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Frederick H. Dyer, Compendium of the War of the Rebellion: Regimental Histories 204 0 Browse Search
Adam Badeau, Military history of Ulysses S. Grant from April 1861 to April 1865. Volume 1 28 0 Browse Search
Robert Underwood Johnson, Clarence Clough Buell, Battles and Leaders of the Civil War. Volume 3. 28 0 Browse Search
Ulysses S. Grant, Personal Memoirs of U. S. Grant 25 1 Browse Search
Comte de Paris, History of the Civil War in America. Vol. 3. (ed. Henry Coppee , LL.D.) 24 0 Browse Search
General Joseph E. Johnston, Narrative of Military Operations During the Civil War 18 0 Browse Search
Horace Greeley, The American Conflict: A History of the Great Rebellion in the United States of America, 1860-65: its Causes, Incidents, and Results: Intended to exhibit especially its moral and political phases with the drift and progress of American opinion respecting human slavery from 1776 to the close of the War for the Union. Volume II. 11 1 Browse Search
Colonel Charles E. Hooker, Confederate Military History, a library of Confederate States Military History: Volume 12.2, Mississippi (ed. Clement Anselm Evans) 10 0 Browse Search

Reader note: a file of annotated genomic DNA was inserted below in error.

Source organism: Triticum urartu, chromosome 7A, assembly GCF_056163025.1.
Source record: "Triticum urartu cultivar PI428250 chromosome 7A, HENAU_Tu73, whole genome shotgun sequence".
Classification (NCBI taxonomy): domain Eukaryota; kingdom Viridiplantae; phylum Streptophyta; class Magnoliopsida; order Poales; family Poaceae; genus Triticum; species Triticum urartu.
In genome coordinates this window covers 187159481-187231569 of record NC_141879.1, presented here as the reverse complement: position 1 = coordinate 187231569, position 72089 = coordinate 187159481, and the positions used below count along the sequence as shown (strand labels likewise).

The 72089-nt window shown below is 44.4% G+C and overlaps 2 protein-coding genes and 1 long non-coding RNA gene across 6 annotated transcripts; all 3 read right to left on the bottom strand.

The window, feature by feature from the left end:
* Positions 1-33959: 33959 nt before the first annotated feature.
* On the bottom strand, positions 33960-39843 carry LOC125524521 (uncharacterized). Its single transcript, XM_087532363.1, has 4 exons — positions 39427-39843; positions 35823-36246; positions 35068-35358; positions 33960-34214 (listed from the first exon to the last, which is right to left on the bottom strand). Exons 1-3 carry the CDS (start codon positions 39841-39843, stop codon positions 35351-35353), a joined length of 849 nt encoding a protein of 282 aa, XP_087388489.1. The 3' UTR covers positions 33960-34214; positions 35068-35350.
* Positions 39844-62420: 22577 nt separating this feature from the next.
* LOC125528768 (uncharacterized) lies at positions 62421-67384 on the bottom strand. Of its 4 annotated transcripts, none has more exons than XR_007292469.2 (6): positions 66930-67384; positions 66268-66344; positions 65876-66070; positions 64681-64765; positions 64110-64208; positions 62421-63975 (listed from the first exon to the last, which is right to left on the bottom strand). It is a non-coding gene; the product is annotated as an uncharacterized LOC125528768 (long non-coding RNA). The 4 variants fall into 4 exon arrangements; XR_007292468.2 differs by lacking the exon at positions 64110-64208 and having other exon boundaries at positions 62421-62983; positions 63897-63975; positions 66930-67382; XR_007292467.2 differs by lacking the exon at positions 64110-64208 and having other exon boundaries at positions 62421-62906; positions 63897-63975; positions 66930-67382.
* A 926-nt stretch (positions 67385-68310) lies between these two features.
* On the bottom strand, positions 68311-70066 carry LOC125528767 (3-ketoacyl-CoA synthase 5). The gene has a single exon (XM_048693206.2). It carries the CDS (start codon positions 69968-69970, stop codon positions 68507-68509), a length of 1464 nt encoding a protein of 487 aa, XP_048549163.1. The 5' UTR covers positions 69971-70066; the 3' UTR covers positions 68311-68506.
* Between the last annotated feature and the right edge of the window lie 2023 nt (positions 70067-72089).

Rebellion Record: a Diary of American Events: Documents and Narratives, Volume 10. (ed. Frank Moore) 8 0 Browse Search
Harper's Encyclopedia of United States History (ed. Benson Lossing) 8 0 Browse Search
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Browsing named entities in Matthew Arnold, Civilization in the United States: First and Last Impressions of America.. You can also browse the collection for Bruinsburg (Mississippi, United States) or search for Bruinsburg (Mississippi, United States) in all documents.

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river to join Grant. A further march of twenty-two miles was still necessary in order to reach the first high ground, where the army might land and establish itself on the eastern shore. This first high land is at Grand Gulf, a place strongly held at that time by the Confederates, and as unattackable from the river as Vicksburg itself. Porter ran the batteries of Grand Gulf as he had run those of Vicksburg; the army descended the river a few miles, and on the 30th of April was landed at Bruinsburg, on the eastern shore, without meeting an enemy. Grant's plan had succeeded. He was established on the eastern bank, below and in rear of Vicksburg. Though Vicksburg was not yet taken, and though he was in the enemy's country, with a vast river and the stronghold of Vicksburg between him and his base of supplies, yet he felt a degree of relief scarcely ever equalled, since I was on dry ground on the same side of the river with the enemy. And indeed from this moment his success was